Legend has it that King Ferdinand still had not made up his mind yet about financing the voyage. According to a letter written by a soldier named Hernando del Pulgar, King Ferdinand was engaged in a game of chess on the afternoon of February 4, 1492. Ferdinand was playing a game of chess with Juan Rodriguez de Fonseca (1451-1524), Spanish archbishop and a member of the king’s court, when the king was interrupted by a page about a request to resolve a question concerning the bestowing of a title on Columbus before the start of his sea voyage. Ferdinand was in no mood in being interrupted as he was losing. He may have been on the verge in canceling the whole voyage out of annoyance.
But, as fate would have it, Ferdinand had found himself with a winning combination, but didn’t know it. Hernando del Pulgar, who was observing the game, saw the winning moves and whispered it to Isabella, who was working on a piece of embroidery next to the king. Hernando told Isabella, “If his Highness play correctly, he wins, and Fonseca cannot outlive four moves.” The queen then leaned toward her husband and told him that he had a possible checkmate. The king reexamined his position and found that his wife was correct. He won the game and was in such as good mood that he agreed that Columbus should make the voyage with the title “Admiral of the Fleet.”
Columbus had actually left town in despair when Ferdinand intervened. Columbus was headed north on his mule to appeal to the king of France. A royal messenger was sent to bring Columbus back. Columbus had just crossed a small bridge near Granada, about six miles from the royal court. Columbus returned and insisted on a few conditions:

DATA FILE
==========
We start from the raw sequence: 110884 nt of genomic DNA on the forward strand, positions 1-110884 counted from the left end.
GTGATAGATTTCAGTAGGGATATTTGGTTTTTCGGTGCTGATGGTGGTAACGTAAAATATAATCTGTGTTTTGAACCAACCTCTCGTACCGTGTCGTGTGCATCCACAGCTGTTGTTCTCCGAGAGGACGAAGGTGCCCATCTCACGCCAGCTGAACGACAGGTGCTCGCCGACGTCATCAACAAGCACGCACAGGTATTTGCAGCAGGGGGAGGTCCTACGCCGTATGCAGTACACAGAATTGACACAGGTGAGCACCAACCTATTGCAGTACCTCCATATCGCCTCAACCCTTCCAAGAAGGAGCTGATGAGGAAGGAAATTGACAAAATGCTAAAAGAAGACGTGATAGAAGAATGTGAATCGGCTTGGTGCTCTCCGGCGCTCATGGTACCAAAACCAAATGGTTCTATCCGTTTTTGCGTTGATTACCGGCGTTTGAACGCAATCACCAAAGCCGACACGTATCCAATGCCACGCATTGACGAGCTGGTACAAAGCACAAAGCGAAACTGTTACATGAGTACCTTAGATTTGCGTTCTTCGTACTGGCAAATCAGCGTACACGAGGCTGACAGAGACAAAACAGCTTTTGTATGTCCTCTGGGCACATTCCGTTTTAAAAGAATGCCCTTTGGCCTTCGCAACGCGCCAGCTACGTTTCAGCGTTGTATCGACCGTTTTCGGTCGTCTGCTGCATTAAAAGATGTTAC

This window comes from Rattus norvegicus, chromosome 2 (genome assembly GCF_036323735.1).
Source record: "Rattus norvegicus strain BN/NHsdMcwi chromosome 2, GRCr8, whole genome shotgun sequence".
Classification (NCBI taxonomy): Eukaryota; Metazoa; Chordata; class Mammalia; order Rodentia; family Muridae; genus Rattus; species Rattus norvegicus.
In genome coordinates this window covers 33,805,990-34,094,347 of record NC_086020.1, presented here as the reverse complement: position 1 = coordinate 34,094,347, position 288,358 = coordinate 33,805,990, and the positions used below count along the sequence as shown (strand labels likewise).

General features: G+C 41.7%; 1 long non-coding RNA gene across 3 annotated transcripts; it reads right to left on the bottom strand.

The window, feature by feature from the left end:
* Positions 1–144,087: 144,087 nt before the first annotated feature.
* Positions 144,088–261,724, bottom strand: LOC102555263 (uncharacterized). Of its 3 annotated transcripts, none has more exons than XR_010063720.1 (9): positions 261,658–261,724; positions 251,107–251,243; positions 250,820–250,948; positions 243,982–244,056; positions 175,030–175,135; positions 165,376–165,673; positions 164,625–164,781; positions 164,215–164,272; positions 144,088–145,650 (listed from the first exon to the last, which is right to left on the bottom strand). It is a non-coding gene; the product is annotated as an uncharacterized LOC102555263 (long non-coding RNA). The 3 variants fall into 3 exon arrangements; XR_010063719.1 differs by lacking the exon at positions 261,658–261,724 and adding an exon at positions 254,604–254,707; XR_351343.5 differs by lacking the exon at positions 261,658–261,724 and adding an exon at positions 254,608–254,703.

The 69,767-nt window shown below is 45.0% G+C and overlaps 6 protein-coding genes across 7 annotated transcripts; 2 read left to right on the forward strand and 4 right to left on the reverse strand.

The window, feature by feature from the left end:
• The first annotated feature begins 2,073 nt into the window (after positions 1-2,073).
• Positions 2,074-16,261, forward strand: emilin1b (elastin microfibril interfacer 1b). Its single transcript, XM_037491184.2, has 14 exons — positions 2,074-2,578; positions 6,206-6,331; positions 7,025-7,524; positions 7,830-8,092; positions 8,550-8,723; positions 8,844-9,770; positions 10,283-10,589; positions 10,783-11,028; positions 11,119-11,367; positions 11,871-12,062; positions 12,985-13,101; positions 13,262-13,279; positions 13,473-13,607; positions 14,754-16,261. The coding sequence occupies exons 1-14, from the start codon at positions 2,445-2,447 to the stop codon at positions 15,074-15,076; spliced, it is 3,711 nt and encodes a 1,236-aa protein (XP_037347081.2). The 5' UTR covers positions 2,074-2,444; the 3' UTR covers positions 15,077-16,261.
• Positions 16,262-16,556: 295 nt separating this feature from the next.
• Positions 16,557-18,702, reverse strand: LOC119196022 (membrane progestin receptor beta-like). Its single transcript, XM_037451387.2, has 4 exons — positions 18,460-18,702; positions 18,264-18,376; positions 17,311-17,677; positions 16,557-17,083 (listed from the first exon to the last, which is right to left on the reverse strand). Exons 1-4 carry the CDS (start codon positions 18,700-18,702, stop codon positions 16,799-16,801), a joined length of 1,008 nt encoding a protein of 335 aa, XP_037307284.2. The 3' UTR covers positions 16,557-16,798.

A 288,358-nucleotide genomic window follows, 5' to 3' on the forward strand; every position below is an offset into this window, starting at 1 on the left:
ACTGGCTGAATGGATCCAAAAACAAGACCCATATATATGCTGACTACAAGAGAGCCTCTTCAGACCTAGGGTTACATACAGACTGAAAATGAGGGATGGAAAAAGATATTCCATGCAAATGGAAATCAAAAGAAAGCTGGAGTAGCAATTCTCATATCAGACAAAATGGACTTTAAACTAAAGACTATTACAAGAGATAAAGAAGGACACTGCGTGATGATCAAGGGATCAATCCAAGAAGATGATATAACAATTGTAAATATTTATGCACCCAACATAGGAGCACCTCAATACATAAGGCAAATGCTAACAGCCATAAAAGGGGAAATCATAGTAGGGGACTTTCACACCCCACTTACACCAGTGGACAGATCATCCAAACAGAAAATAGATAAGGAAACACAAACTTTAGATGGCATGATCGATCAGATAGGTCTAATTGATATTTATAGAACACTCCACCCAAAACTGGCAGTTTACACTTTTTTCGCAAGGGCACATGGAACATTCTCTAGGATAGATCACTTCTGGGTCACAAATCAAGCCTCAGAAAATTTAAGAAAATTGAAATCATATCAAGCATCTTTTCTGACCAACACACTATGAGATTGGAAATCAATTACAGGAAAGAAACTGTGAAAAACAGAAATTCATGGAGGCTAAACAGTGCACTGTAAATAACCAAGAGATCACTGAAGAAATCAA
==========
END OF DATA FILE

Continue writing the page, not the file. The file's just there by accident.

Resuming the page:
First: That he be made Admiral of the Seas.
Second: That he be made Viceroy and Governor-General of all the new territories that he discovered.
Third: That he be given 1/10 of all gold, silver, precious stones discovered.
Fourth: The he receive 1/8 of the profit from his voyage.
The king and queen accepted Columbus’s terms unconditionally. The royal family did not really expect that Columbus would return from his voyage. The royal family paid 16,000 ducats, or about $64,000 for the voyage.
On April 17, 1492, an agreement was made between Columbus and the royal family of Spain in Santa Fe to take on the voyage of discovery. On April 30, 1492, Columbus was given three small ships (Pinta, Nina, and Santa Maria) and 70 men. They sailed on August 3, 1492 from the harbor at Palos, Spain. Columbus rode on the Santa Maria. In the captain’s cabin was a chess set, the first that crossed the Atlantic when they saw land near the Bahamas on October 12, 1492. Some of the crew may have been chess players and played during the voyages. The Spaniards were the foremost chess players of Europe.
Around 1497, Luis Ramirez de Lucena (1465-1530) wrote <em>Repeticon de amores y arte de axedres</em> (Repetition of Love and the Art of Playing Chess). It is the oldest preserved book on modern chess. The book is dedicated to Prince Don Juan, or Prince John (born in 1478), the heir to the Spanish throne. He was the only son of King Ferdinand and Queen Isabella. He died on October 4, 1497, dating the book to 1497.